Scented candles are currently leading the market in air care, as consumers continue to look for ways to create a mood within their environment.
Normally, a candle fragrance is added at a 4-6% concentration, higher than most home care products but lower than an eau de toilette. Since most candle purchases are influenced by the scent of an unlit candle—like a liquid fragrance—it’s important a perfumer pay close attention to the top and middle notes for complex formulations. One way to address this is by boosting top notes of citrus, aldehydes and greens and decreasing background notes of musks, woods and amber. For fragrances that, by nature, “lay low” like sandalwoods and musk chemicals, these materials can be halved to allow for more fruity and floral accords to come through. To boost background notes, aldehydes and small amounts of leafy green chemical such as cis-3-hexenol can be added.2
When the fragrance concentration is added to the candle, it needs to be soluble in the molten wax blend. One issue that might occur when adding a fragrance to the wax is discoloration. Sweet aroma chemicals, like maltol and vanillin, can discolor a product and even affect metal wicks in the candle.2 If discoloration does occur, the fragrance formulation will have to be reformulated to remove those items. In addition to discoloration, the solvent for the fragrance must be compatible with the wax. Some of the widely used solvents for candles are DEP, dioctyl adipate, Hercolyn D, benzyl benzoate, isopropyl myristate, IsoPar, NorPar and carpric/caprylic triglycerides are options. Testing the solvents with the fragrance oil and the candle base is the best way of determining the best performance.3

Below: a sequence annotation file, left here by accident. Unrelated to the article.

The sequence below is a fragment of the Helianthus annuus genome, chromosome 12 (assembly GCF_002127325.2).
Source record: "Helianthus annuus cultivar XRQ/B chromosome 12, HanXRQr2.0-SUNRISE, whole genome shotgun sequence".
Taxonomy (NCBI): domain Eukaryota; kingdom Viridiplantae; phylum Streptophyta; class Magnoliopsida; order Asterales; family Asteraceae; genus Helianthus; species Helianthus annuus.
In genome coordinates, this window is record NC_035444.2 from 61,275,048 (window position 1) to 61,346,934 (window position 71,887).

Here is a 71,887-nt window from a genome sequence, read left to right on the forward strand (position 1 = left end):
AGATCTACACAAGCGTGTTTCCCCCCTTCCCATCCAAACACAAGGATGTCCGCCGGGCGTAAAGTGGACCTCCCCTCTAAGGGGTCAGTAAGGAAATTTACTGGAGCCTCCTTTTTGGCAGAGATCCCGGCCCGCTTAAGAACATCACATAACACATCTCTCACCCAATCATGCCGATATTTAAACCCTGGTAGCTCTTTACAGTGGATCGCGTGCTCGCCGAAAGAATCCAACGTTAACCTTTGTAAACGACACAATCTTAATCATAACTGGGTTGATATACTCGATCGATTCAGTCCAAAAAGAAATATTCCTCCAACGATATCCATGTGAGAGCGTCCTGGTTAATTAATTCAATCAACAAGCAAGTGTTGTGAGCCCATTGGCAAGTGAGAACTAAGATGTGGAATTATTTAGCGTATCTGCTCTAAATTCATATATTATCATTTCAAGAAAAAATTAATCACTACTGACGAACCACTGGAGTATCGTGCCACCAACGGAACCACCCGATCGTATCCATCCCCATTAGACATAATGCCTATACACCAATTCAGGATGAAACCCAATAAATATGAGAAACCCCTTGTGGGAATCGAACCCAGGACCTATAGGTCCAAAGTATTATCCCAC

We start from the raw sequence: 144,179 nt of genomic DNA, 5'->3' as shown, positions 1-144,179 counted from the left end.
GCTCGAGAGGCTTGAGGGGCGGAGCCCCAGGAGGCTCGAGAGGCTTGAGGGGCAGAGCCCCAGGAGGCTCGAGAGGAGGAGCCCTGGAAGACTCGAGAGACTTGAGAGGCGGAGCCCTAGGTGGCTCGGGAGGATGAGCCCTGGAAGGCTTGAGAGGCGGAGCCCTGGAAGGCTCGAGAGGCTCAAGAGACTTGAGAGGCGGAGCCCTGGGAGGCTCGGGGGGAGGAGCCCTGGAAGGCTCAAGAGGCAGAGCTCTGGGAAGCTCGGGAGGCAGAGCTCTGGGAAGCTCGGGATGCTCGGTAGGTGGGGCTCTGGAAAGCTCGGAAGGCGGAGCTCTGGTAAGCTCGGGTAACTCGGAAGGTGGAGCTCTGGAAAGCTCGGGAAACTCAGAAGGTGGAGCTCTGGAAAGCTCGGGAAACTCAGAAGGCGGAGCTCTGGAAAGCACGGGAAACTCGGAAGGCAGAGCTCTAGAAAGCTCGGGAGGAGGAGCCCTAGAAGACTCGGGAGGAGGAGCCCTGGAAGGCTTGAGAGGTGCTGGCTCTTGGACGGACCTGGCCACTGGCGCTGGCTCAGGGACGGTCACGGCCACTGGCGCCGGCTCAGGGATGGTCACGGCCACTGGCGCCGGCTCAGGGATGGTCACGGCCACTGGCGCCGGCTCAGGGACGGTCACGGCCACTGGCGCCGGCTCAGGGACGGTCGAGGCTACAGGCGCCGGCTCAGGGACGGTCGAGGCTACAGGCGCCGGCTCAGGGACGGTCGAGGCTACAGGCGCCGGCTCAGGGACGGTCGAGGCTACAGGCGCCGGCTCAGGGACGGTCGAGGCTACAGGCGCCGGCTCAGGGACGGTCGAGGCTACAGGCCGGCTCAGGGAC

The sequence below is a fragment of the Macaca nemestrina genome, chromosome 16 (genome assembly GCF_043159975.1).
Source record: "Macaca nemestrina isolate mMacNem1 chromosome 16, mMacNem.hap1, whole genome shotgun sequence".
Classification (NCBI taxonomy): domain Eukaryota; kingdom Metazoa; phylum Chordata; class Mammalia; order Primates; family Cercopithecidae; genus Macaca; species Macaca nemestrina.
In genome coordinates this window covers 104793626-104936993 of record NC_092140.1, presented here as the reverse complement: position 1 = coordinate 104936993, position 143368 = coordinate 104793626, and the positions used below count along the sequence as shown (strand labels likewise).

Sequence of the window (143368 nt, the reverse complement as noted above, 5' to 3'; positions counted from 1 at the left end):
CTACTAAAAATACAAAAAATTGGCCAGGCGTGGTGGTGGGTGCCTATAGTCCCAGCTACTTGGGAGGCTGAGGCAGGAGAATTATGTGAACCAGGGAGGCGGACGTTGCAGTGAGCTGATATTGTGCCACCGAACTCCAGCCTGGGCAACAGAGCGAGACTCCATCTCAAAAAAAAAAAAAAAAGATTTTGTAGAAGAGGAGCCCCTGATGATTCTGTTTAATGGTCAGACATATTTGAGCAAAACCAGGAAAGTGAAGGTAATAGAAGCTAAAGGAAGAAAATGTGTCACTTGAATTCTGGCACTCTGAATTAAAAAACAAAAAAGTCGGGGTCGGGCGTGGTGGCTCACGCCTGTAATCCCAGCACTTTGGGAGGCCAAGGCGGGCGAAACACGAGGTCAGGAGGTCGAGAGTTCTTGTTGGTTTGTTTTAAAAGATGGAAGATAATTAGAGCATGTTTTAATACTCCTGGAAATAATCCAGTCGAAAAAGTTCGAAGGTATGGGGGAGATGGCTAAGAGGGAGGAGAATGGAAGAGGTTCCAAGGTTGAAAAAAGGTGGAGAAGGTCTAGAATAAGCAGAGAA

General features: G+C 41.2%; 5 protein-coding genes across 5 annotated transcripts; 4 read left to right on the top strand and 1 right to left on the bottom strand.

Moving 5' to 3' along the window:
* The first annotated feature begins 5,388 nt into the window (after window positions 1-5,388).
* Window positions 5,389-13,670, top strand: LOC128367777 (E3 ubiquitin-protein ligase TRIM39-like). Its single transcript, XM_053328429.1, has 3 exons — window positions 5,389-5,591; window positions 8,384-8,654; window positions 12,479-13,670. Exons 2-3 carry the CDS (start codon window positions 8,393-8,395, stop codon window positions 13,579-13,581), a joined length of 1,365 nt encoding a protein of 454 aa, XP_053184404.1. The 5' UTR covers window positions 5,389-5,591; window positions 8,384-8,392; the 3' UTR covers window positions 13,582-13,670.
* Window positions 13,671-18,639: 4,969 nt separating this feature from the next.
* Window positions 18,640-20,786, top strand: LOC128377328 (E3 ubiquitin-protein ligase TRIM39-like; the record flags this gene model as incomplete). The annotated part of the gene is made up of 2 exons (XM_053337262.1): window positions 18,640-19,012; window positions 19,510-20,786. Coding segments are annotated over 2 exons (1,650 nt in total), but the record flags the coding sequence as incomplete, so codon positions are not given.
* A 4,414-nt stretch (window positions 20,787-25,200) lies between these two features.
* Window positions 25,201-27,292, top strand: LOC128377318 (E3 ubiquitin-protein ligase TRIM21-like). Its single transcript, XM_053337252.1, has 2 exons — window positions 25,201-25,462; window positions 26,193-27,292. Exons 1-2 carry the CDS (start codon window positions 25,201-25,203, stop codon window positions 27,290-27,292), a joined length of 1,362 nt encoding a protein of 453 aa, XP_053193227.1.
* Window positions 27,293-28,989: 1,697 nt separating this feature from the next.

Another issue to consider in candle fragrance creation is the type of wax. Paraffin waxes derived from petroleum, coal and oil shade are still widely used, but recent attention has been placed on soy-based candles. Since soy waxes are naturally sourced, consumers gravitate to these candles for its biodegradable and eco-friendly benefits. However, soy waxes also come with its own technical considerations. Since soy waxes are made of large, nonvolatile molecules (triglycerides and fatty acids), the wax can trap volatile fragrance components.4 For soy waxes, testing should be done on top note-boosting chemicals and different solvents to find the best fit for the fragrance.
Creating a Moment
In the last several decades, candles have also evolved to serve as scent symbols for cultural institutions and pop culture. Some of the best-selling “Novelty Candles” on Amazon include unique shaped (cactuses, cats, skulls) candle, wine cork candles and even Game of Throne-inspired candles. UK-based Numskull Designs released a collection of candles based on the Star Wars film, featuring scents like Jabba’s Palace, Ewok, Lightsaber Duel, Yoda’s Cooking Pot and others. While these offer consumers with amusing scents, it leaves the perfumer with a creative challenge. How does a perfumer create the scent of a galaxy far, far away or of the conflict-torn Westeros?
Whether it’s for novelty or enjoying a unique olfactory experience, the tradition of gathering together around candlelight has entered its new phase. One where consumers gather around a candle, not for the necessity of its light, but for its emotive and pleasurable ability to impart scent. These shared, intimate moments are brought to consumers through the work of perfumers and fragrance brands. If the last 30 years are any indication of the future of the candle market, its future will be a bright and adventurous one – filled with compelling fragrances, unique formats and perfumers’ ability to innovate and adapt to consumer demands.